This upcoming November 14th, MEWShop's acclaimed speaker series returns for its fifth year with an evening devoted to the art of cinematography. Join us as we celebrate the craft of visual storytelling from the masters behind the camera - we’ll go behind the scenes with some of the industry's best cinematographers in documentary & narrative films and then explore the process of bringing the look of cinema to the small screen in the golden of age of Peak TV.
Thursday, November 14, 2019
3:30 pm - Check-in
4:00 pm - Opening
4:15 pm - 5:30 pm - In The Moment: The Art of Cinematography in Documentary Filmmaking
Moderator: Jim Kamp (Producer)
Panelists: Tom Hurwitz, ASC (American Dream, Harlan County U.S.A., The Queen of Versailles, Wild Man Blues) & Claudia Raschke (RBG, God is the Bigger Elvis, Mad Hot Ballroom)
5:45 pm - 6:45 pm - The New Age of TV: Bringing the Look of Cinema to the Small Screen
Moderator: David Leitner (Director, Producer, and Cinematographer)
Panelists: Frank Prinzi, ASC (The Blacklist, Northern Exposure, Law & Order: Criminal Intent) & Tom Houghton, ASC (Elementary, American Horror Story, Rescue Me, 30 Rock)
7:00 pm - 8:30 pm - Behind the Lens: A Conversation with Oscar-nominated Cinematographer Dean Cundey, ASC
Moderator: Sean Weiner (Jacob Burns Film Center, Director of Creative Culture)
Panelist: Dean Cundey, ASC (Back to the Future, Jurassic Park, Halloween, Who Framed Roger Rabbit, Apollo 13)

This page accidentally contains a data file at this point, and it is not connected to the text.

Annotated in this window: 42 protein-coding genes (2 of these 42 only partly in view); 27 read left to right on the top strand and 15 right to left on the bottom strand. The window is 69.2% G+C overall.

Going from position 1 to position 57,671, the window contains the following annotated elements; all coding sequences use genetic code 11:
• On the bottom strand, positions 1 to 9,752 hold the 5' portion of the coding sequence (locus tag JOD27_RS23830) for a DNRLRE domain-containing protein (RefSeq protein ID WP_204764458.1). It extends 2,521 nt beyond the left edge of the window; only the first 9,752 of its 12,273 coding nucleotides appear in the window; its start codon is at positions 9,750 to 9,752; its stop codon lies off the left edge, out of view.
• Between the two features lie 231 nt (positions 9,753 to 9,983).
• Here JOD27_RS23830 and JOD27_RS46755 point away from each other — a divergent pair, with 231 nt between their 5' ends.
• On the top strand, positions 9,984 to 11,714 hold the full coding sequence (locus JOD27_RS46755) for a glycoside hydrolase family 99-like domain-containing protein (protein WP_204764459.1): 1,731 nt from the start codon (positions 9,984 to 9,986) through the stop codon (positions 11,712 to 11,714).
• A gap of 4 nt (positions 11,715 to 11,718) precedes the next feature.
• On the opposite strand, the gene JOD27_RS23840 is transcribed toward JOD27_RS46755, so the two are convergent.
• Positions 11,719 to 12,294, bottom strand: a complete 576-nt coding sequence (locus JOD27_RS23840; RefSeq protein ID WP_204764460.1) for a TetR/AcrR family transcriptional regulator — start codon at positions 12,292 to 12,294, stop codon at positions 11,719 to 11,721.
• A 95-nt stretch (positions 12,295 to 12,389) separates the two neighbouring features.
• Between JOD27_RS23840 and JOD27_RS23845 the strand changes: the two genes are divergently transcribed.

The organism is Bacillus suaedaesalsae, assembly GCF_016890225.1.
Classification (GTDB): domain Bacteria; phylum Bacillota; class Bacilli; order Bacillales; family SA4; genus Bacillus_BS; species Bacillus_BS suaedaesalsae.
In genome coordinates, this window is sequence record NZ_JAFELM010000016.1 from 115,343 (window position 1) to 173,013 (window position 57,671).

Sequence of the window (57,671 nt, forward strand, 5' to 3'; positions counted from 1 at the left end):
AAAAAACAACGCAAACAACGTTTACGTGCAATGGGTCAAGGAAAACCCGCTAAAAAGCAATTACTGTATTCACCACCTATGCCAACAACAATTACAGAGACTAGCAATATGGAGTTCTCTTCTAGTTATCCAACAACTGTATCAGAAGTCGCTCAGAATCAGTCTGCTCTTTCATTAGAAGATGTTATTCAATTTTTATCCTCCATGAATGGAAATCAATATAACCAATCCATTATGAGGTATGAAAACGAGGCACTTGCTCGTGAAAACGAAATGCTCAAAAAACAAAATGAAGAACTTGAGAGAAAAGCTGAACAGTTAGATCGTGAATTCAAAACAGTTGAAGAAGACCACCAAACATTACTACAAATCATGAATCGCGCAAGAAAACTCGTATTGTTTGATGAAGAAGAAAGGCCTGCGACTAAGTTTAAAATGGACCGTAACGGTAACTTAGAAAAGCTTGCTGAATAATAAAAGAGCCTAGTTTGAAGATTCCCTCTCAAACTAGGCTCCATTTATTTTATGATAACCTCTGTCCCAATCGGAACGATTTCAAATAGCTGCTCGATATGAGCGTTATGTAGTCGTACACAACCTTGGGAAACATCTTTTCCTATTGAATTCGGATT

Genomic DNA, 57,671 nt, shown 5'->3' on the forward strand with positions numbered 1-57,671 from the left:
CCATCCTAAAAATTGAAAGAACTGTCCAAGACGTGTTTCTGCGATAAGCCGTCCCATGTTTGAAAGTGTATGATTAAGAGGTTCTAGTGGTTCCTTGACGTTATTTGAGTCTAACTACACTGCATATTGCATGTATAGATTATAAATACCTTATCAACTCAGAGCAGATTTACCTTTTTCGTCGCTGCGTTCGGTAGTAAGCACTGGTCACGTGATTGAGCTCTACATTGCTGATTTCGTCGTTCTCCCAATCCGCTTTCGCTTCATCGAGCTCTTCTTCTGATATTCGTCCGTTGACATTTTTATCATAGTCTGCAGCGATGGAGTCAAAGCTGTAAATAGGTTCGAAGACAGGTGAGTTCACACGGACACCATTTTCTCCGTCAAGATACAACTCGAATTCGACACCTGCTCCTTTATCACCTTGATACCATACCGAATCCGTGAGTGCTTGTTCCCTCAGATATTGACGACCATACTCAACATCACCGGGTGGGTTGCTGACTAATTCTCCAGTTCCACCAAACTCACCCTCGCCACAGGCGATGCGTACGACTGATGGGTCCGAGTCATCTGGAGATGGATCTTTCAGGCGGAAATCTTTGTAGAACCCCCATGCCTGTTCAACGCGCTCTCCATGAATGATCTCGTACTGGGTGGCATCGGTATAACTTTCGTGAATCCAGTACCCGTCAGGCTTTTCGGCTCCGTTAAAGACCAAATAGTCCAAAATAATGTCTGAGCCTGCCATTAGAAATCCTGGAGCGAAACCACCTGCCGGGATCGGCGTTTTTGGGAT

8:30 pm - 10:00 pm - Networking Party & Tech Lounge sponsored by:
PLUS: All attendees will have a chance at raffle prizes valued at over $5,000 from our sponsors ZEISS, OWC, Shutterstock, Panasonic, Adorama & ProductionHUB!
The Event has ended. Please check back for video recordings in the near future.
$49 General Admission
Thursday, November 14, 2019
4:00 pm - 10:00 pm
NYIT Auditorium on Broadway
New York, NY 10023
Cinematographer Dean Cundey, ASC, earned an Oscar nomination as well as a BAFTA nomination for his work with Robert Zemeckis on Who Framed Roger Rabbit. Additional collaborations with Zemeckis include Romancing the Stone, all three Back to the Future features and Death Becomes Her. He received Outstanding Achievement Award nominations from the American Society of Cinematographers (ASC) for Hook and Apollo 13, the latter also receiving a BAFTA nomination.
He grew up in Alhambra on the outskirts of Los Angeles. Interested in film since before high school, he studied architecture and cinema at the University of California, but his interest shifted from production design to cinematography when he took a class taught by the legendary James Wong Howe, ASC. After graduation, Cundey worked in low budget films in various jobs, including as a lighting technician, a makeup artist, and a special effects technician. Initially, he worked as a Director of Photography on action and horror genre films with minuscule budgets. Cundey first attracted attention in 1978, when he and John Carpenter collaborated on the production of Halloween. Their subsequent collaborations included The Fog, Escape from New York, The Thing, and Big Trouble in Little China.